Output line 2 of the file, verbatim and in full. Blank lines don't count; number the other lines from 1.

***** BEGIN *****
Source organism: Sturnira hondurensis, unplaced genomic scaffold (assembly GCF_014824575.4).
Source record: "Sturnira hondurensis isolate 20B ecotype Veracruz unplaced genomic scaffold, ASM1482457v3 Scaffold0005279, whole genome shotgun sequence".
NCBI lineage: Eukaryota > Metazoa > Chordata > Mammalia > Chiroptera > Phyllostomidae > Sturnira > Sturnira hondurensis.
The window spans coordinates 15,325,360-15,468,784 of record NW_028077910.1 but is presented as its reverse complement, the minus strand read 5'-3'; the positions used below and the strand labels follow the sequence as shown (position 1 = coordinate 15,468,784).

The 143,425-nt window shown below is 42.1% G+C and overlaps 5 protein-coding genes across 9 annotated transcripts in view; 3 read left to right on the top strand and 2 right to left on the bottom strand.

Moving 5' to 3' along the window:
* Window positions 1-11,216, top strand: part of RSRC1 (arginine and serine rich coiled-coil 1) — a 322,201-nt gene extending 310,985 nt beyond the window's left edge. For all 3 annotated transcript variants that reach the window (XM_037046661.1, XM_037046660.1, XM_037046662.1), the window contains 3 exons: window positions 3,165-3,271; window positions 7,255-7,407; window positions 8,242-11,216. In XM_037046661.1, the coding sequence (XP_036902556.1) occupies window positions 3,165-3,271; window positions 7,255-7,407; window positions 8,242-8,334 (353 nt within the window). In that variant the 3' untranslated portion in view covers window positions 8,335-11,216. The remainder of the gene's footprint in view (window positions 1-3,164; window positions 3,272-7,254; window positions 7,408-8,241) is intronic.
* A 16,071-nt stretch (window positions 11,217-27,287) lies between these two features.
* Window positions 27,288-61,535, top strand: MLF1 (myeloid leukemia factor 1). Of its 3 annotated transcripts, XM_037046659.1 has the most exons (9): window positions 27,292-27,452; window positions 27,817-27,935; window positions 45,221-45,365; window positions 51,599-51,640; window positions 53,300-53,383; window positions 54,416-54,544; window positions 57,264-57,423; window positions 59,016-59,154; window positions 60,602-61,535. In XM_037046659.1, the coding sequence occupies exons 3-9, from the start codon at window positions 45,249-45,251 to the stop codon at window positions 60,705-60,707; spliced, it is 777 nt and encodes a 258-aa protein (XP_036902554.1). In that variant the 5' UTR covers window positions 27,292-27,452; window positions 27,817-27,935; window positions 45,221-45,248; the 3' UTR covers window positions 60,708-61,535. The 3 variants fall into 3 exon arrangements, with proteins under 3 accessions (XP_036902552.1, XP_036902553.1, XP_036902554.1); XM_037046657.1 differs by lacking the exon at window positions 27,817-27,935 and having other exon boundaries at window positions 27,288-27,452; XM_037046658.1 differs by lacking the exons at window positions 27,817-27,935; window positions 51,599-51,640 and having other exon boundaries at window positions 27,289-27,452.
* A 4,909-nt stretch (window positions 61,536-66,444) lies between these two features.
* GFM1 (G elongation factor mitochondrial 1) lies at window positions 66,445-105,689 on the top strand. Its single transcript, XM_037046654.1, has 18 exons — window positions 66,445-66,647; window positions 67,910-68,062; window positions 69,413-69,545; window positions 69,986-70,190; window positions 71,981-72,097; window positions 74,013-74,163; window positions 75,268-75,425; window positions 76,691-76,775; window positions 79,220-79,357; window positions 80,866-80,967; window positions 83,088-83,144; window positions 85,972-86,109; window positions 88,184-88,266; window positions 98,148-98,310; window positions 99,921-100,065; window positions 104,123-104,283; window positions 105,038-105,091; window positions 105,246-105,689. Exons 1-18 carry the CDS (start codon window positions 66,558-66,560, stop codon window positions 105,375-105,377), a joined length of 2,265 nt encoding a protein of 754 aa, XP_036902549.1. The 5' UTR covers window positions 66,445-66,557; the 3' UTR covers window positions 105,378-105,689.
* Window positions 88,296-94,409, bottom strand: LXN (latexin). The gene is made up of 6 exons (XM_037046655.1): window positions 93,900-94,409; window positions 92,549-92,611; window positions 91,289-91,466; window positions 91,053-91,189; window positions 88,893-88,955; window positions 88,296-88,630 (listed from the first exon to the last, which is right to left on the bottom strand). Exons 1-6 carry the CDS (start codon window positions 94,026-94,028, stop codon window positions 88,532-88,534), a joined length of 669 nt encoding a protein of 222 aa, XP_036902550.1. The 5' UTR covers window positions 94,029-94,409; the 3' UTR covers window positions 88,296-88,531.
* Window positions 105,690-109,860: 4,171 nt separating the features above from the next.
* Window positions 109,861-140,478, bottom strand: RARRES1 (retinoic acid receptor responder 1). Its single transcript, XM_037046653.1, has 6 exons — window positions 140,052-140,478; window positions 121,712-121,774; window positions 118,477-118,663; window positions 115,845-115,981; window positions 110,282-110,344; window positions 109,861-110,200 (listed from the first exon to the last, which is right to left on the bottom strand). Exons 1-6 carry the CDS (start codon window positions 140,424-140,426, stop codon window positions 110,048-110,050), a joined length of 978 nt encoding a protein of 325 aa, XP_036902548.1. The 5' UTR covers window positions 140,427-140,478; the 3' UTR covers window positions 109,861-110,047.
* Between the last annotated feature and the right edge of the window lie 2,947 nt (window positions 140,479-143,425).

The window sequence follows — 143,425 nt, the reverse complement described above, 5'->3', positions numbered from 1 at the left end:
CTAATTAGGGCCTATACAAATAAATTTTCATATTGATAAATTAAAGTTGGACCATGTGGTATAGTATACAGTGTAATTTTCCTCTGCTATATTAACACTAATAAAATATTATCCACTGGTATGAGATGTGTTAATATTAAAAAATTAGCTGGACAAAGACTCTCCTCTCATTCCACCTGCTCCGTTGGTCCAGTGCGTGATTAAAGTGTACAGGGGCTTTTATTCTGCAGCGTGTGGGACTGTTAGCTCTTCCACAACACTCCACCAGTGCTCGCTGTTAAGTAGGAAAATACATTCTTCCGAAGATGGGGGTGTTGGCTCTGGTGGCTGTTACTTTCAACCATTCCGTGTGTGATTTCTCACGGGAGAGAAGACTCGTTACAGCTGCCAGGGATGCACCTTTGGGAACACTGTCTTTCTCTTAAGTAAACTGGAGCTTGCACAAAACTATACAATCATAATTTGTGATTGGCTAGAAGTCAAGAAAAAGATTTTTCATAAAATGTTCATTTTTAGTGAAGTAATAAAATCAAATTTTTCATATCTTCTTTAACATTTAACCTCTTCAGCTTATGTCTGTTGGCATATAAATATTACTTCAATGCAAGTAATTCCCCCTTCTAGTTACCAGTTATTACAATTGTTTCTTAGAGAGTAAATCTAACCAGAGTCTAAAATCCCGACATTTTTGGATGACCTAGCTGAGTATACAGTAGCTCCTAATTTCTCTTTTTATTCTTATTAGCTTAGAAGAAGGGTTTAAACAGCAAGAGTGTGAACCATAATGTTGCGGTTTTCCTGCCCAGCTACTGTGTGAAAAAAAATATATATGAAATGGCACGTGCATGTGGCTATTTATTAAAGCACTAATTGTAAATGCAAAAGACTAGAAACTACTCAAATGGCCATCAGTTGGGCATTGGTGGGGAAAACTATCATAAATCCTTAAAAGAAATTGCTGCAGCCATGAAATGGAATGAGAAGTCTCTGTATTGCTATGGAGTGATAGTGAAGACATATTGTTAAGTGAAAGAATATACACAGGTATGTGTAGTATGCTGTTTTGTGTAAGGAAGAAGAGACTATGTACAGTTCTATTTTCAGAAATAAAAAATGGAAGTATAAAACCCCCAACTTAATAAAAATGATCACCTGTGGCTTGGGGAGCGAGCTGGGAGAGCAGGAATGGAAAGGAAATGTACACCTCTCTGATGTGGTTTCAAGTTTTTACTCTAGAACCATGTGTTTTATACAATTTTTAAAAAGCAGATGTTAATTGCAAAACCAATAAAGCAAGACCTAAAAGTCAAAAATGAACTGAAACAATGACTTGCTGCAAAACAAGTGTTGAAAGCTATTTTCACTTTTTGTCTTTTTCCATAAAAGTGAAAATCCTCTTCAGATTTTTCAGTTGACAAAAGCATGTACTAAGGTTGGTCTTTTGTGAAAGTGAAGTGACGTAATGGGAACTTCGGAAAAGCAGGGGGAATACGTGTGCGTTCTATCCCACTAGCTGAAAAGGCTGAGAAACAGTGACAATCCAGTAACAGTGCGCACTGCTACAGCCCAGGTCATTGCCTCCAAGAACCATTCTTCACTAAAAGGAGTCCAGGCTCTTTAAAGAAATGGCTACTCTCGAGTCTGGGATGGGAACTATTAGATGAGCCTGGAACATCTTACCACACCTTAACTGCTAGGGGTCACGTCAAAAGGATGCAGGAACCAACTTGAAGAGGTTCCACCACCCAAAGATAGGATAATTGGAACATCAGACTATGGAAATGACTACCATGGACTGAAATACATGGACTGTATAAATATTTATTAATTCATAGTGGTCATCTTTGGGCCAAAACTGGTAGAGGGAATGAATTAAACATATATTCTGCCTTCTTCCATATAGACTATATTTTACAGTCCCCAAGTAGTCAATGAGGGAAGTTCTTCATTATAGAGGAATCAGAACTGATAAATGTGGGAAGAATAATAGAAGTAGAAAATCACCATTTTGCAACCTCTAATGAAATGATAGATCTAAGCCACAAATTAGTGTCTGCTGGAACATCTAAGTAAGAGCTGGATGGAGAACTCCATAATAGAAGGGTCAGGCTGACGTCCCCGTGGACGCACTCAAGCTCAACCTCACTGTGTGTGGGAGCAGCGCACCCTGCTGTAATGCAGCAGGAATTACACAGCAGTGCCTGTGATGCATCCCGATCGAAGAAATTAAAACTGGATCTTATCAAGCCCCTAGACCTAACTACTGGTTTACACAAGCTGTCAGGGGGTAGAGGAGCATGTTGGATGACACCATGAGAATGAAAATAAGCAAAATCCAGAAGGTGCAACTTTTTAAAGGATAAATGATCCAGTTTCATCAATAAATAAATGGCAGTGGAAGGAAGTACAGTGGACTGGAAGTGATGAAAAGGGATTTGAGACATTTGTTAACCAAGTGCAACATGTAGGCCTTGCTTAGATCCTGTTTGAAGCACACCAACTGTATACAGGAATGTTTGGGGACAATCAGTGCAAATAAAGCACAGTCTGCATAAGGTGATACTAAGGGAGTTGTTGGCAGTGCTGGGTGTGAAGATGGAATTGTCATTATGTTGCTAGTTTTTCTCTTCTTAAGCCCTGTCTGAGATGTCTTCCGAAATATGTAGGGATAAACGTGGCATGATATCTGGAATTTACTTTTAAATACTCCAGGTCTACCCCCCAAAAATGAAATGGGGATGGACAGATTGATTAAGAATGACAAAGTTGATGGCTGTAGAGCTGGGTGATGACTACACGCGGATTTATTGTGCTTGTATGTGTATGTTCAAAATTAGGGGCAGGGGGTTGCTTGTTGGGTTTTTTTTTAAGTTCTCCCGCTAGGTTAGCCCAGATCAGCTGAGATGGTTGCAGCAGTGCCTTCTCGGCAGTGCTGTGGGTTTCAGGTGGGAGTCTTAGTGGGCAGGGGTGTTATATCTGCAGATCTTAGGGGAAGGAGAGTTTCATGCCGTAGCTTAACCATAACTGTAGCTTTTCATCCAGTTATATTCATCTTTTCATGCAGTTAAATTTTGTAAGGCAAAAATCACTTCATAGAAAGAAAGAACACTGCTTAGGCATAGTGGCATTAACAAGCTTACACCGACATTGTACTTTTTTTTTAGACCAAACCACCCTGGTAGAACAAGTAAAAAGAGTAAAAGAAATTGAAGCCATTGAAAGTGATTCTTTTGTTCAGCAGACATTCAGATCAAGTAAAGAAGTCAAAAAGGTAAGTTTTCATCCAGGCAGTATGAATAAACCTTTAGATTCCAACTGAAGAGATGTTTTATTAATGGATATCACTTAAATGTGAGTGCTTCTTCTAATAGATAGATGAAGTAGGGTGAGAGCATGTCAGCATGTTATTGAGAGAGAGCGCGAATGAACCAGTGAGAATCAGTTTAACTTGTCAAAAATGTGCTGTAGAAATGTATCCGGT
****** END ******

Source record: "Sturnira hondurensis isolate 20B ecotype Veracruz unplaced genomic scaffold, ASM1482457v3 Scaffold0005279, whole genome shotgun sequence".